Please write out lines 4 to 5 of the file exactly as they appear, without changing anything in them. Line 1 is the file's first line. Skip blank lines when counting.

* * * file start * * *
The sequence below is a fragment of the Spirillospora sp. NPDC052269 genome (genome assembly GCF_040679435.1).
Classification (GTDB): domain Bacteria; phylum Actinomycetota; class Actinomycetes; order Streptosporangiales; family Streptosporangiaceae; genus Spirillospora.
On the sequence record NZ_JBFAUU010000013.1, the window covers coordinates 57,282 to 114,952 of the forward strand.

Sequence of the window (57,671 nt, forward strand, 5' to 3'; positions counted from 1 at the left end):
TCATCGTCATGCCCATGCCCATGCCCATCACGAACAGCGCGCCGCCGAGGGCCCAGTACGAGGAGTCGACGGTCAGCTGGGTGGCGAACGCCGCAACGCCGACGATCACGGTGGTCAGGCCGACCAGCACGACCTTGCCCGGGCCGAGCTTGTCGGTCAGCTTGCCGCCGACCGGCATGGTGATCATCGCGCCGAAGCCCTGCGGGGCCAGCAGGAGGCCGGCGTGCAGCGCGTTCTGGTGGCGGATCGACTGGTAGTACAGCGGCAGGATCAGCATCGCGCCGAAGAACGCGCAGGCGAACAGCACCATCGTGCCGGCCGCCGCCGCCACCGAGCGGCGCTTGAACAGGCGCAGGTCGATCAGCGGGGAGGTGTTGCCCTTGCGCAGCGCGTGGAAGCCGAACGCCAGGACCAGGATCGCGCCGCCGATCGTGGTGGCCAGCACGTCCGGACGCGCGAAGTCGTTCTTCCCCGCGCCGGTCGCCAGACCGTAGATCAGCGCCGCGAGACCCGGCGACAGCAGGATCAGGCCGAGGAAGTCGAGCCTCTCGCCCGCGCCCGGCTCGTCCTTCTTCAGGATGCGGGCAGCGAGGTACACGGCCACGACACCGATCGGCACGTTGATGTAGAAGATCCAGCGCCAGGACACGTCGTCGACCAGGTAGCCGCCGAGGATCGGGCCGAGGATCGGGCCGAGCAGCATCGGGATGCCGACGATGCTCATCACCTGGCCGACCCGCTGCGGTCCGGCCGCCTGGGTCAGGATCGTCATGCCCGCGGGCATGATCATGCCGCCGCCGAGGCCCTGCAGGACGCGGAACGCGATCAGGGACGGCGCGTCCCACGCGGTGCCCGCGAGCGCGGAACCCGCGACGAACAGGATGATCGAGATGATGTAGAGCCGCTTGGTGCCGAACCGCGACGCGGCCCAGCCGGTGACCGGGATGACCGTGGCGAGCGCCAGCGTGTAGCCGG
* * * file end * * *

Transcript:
Sequence of the window (57,671 nt, forward strand, 5' to 3'; positions counted from 1 at the left end):
TCATCGTCATGCCCATGCCCATGCCCATCACGAACAGCGCGCCGCCGAGGGCCCAGTACGAGGAGTCGACGGTCAGCTGGGTGGCGAACGCCGCAACGCCGACGATCACGGTGGTCAGGCCGACCAGCACGACCTTGCCCGGGCCGAGCTTGTCGGTCAGCTTGCCGCCGACCGGCATGGTGATCATCGCGCCGAAGCCCTGCGGGGCCAGCAGGAGGCCGGCGTGCAGCGCGTTCTGGTGGCGGATCGACTGGTAGTACAGCGGCAGGATCAGCATCGCGCCGAAGAACGCGCAGGCGAACAGCACCATCGTGCCGGCCGCCGCCGCCACCGAGCGGCGCTTGAACAGGCGCAGGTCGATCAGCGGGGAGGTGTTGCCCTTGCGCAGCGCGTGGAAGCCGAACGCCAGGACCAGGATCGCGCCGCCGATCGTGGTGGCCAGCACGTCCGGACGCGCGAAGTCGTTCTTCCCCGCGCCGGTCGCCAGACCGTAGATCAGCGCCGCGAGACCCGGCGACAGCAGGATCAGGCCGAGGAAGTCGAGCCTCTCGCCCGCGCCCGGCTCGTCCTTCTTCAGGATGCGGGCAGCGAGGTACACGGCCACGACACCGATCGGCACGTTGATGTAGAAGATCCAGCGCCAGGACACGTCGTCGACCAGGTAGCCGCCGAGGATCGGGCCGAGGATCGGGCCGAGCAGCATCGGGATGCCGACGATGCTCATCACCTGGCCGACCCGCTGCGGTCCGGCCGCCTGGGTCAGGATCGTCATGCCCGCGGGCATGATCATGCCGCCGCCGAGGCCCTGCAGGACGCGGAACGCGATCAGGGACGGCGCGTCCCACGCGGTGCCCGCGAGCGCGGAACCCGCGACGAACAGGATGATCGAGATGATGTAGAGCCGCTTGGTGCCGAACCGCGACGCGGCCCAGCCGGTGACCGGGATGACCGTGGCGAGCGCCAGCGTGTAGCCGG